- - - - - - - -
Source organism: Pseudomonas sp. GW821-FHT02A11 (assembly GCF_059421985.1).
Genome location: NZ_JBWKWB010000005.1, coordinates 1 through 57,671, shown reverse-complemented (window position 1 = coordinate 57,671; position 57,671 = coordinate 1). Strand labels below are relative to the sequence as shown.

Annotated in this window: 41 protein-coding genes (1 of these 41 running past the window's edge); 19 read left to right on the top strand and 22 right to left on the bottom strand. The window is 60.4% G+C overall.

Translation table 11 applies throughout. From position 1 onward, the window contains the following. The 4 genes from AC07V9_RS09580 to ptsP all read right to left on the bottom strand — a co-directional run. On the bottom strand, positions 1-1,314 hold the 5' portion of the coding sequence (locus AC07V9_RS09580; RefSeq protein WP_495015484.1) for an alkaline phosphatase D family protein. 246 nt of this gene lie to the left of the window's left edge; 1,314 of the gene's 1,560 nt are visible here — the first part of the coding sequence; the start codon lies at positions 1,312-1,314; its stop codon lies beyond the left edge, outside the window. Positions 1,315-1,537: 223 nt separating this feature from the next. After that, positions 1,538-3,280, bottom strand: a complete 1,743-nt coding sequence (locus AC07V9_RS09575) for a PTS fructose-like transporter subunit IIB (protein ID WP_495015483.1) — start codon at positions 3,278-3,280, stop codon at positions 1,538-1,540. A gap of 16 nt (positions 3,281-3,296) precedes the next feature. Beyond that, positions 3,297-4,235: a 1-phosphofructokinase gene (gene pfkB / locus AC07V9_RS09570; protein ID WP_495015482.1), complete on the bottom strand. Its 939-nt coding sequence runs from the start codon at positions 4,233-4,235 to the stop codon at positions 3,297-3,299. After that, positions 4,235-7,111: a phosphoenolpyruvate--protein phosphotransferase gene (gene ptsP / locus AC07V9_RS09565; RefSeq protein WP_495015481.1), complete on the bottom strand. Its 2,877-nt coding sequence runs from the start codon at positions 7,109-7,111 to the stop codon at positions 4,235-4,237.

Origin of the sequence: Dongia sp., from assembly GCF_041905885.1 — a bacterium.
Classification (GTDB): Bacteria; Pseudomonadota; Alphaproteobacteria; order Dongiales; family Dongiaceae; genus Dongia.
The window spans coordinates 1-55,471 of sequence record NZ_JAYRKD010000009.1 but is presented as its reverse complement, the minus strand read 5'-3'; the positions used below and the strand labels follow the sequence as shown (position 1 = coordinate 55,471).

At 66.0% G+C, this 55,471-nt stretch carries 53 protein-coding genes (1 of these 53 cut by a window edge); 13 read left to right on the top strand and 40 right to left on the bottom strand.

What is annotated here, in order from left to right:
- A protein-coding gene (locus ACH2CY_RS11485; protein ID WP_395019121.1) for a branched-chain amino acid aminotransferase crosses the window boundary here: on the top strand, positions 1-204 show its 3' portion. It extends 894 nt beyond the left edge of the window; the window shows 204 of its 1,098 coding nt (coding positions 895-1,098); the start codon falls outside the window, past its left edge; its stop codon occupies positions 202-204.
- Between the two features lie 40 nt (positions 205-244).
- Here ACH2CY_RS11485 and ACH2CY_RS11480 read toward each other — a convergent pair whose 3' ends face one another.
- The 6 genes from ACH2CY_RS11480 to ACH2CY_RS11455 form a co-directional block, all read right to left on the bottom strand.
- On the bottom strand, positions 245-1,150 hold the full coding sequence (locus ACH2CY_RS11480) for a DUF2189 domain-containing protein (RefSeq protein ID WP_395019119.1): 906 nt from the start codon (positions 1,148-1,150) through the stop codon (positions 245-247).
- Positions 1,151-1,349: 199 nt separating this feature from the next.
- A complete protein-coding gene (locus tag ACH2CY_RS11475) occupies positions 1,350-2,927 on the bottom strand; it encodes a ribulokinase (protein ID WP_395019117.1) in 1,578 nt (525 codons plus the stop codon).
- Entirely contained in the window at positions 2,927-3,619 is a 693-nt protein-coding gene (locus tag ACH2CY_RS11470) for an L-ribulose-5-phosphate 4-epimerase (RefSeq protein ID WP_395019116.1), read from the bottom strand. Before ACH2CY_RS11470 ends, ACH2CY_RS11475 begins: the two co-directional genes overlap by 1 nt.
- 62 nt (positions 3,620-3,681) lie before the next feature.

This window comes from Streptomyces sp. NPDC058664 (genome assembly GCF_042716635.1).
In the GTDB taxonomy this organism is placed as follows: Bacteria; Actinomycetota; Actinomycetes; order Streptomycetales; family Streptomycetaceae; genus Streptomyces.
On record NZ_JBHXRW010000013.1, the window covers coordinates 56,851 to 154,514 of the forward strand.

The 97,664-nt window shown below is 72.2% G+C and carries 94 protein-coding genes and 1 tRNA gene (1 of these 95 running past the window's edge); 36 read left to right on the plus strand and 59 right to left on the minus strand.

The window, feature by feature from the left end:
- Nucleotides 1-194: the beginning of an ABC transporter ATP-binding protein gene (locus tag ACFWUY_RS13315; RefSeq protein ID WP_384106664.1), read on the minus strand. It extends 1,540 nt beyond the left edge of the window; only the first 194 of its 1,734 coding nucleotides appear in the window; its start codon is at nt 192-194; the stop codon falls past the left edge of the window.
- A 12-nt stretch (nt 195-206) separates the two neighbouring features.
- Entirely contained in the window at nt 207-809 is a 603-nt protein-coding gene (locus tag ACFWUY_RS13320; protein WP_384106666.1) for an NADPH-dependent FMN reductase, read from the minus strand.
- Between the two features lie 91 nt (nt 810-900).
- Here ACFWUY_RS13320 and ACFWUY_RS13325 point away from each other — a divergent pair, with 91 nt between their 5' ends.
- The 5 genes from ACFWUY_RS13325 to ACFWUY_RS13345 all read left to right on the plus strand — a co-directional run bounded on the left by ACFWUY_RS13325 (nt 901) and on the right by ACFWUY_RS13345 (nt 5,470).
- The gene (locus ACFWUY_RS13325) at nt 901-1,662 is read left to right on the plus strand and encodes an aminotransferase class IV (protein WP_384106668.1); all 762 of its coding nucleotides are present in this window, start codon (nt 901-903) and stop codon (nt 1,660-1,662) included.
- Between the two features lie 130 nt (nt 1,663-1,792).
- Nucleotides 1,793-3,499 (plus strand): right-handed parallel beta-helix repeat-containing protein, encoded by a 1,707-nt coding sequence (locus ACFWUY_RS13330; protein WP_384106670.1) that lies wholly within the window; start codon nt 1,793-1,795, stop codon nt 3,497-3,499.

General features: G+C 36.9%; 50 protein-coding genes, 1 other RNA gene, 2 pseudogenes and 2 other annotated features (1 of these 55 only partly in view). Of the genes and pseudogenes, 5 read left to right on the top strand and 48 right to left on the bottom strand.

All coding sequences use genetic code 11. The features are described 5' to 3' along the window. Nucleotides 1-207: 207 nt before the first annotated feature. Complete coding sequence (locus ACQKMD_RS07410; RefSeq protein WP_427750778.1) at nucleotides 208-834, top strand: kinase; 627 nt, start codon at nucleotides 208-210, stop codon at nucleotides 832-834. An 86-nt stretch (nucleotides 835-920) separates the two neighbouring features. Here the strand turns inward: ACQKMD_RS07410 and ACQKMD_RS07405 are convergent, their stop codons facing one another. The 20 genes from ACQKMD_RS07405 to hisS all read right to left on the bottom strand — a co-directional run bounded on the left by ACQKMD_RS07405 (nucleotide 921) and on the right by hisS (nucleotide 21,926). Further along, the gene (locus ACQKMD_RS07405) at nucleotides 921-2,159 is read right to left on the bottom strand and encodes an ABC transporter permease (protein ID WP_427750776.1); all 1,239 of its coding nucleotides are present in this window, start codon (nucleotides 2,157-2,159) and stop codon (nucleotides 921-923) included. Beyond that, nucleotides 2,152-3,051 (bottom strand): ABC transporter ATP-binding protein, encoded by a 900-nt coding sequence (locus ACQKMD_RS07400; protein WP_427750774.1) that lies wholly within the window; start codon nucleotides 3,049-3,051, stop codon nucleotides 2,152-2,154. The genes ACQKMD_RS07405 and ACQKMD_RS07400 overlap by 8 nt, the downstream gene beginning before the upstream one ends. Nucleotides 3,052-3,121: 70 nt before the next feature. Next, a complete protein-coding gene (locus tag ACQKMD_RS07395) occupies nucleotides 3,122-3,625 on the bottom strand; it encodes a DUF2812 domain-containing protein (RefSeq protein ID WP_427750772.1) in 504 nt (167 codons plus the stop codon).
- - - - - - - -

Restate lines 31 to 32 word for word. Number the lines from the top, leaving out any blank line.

- Between the two features lie 130 nt (nt 1,663-1,792).
- Nucleotides 1,793-3,499 (plus strand): right-handed parallel beta-helix repeat-containing protein, encoded by a 1,707-nt coding sequence (locus ACFWUY_RS13330; protein WP_384106670.1) that lies wholly within the window; start codon nt 1,793-1,795, stop codon nt 3,497-3,499.